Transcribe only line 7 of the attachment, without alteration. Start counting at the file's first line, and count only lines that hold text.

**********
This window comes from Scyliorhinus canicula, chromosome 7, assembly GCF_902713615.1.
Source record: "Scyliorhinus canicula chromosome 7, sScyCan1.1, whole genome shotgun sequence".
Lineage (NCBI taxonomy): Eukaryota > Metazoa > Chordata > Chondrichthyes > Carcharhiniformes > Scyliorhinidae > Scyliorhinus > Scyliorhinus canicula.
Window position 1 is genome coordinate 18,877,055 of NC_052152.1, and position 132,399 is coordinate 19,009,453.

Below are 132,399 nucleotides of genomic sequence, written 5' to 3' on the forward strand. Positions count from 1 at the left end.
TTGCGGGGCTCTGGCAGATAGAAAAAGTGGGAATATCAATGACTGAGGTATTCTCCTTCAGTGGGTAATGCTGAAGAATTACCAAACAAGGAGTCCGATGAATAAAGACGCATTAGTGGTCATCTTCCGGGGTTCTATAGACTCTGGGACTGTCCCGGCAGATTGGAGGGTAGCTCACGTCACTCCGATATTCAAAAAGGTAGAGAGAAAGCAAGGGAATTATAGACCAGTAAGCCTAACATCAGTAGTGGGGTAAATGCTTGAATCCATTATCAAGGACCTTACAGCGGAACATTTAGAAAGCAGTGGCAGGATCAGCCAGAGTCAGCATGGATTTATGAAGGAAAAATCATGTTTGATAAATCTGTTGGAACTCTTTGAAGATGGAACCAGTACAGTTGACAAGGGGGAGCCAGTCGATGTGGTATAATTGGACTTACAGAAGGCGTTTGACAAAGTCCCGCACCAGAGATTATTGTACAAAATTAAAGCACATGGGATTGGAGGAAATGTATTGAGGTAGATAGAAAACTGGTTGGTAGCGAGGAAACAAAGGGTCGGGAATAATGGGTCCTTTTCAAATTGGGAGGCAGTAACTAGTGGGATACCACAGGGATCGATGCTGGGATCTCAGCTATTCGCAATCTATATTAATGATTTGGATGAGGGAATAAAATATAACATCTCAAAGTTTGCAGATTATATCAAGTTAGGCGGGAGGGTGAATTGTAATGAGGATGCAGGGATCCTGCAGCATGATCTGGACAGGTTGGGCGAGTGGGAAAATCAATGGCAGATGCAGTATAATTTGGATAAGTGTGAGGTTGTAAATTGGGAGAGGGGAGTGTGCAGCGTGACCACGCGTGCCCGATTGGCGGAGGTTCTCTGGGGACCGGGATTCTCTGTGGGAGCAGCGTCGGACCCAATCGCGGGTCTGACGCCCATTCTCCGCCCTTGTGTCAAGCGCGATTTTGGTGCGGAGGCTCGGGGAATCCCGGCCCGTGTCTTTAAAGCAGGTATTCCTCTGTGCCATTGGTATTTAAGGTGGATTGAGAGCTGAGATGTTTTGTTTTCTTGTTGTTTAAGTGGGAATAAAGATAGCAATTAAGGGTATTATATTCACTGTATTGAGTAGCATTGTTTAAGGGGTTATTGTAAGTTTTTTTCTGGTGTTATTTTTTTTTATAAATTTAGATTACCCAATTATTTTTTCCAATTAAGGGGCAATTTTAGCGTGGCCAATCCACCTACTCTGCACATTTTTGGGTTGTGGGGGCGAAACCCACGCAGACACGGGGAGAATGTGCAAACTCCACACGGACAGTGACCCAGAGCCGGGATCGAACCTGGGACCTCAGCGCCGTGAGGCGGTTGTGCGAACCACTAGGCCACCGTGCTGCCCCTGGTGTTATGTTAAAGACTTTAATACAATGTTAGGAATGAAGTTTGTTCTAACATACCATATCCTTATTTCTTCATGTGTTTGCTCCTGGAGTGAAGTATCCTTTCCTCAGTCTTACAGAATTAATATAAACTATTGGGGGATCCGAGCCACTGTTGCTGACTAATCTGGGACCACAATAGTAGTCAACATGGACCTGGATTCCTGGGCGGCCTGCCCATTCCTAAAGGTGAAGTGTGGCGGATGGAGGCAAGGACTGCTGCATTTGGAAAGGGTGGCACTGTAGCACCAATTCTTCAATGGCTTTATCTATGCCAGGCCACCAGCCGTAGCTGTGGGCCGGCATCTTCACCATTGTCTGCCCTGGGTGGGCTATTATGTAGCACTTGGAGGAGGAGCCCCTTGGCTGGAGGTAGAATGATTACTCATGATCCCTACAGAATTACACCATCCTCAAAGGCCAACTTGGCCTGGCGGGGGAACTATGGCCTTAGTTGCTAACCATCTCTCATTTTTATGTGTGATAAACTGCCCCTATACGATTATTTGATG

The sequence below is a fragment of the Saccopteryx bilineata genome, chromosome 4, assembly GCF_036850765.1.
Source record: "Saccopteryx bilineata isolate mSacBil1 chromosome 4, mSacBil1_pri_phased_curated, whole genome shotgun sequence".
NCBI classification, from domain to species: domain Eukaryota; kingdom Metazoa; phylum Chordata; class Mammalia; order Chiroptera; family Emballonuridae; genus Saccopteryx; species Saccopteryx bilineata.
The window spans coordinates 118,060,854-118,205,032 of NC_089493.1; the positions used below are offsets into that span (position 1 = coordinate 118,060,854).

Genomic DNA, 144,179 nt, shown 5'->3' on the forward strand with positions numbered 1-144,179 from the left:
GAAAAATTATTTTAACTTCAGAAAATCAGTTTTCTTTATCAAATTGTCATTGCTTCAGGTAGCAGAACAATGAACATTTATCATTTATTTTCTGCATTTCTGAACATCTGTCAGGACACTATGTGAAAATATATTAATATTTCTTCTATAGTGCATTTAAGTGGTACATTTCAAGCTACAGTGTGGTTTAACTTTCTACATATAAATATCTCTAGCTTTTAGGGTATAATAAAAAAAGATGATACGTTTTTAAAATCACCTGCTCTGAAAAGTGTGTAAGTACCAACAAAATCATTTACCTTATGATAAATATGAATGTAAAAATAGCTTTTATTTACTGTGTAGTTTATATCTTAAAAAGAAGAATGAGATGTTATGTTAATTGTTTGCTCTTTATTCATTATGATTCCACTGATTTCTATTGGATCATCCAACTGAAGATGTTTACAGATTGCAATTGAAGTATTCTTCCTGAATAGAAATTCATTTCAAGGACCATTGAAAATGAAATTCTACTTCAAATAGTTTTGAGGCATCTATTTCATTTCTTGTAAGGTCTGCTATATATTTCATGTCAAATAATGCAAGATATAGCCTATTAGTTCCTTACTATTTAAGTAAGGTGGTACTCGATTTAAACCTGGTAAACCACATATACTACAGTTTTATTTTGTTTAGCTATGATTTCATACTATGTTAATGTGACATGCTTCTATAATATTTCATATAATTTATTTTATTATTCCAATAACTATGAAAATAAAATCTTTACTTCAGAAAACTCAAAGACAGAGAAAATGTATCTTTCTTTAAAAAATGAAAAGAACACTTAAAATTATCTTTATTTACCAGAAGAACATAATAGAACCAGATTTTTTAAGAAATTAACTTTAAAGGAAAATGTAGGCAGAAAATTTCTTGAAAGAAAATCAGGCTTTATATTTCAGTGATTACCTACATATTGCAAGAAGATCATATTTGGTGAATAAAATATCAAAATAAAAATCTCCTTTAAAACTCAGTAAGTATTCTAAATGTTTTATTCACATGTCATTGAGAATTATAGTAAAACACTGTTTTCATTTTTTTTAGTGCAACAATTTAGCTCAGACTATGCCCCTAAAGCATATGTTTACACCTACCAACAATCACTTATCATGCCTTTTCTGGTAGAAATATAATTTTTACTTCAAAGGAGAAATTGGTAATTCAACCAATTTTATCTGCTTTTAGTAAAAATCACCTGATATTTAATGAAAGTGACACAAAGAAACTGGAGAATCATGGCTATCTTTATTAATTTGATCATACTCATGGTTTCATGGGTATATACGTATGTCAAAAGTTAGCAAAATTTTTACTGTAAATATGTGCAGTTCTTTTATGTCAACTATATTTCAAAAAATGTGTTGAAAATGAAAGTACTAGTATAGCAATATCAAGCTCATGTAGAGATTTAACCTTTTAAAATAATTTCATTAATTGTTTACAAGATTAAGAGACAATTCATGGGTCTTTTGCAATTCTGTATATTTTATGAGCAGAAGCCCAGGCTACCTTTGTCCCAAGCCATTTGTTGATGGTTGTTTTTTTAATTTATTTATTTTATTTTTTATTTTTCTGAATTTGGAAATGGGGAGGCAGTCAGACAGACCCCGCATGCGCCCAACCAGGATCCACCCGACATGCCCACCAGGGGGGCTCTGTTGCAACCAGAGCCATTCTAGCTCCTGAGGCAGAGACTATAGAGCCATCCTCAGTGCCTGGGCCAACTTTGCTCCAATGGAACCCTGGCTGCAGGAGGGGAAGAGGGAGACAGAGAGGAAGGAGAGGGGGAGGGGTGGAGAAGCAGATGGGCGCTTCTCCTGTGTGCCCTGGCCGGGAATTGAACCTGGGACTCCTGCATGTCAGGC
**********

The sequence below is a fragment of the Saccopteryx bilineata genome, chromosome 4, assembly GCF_036850765.1.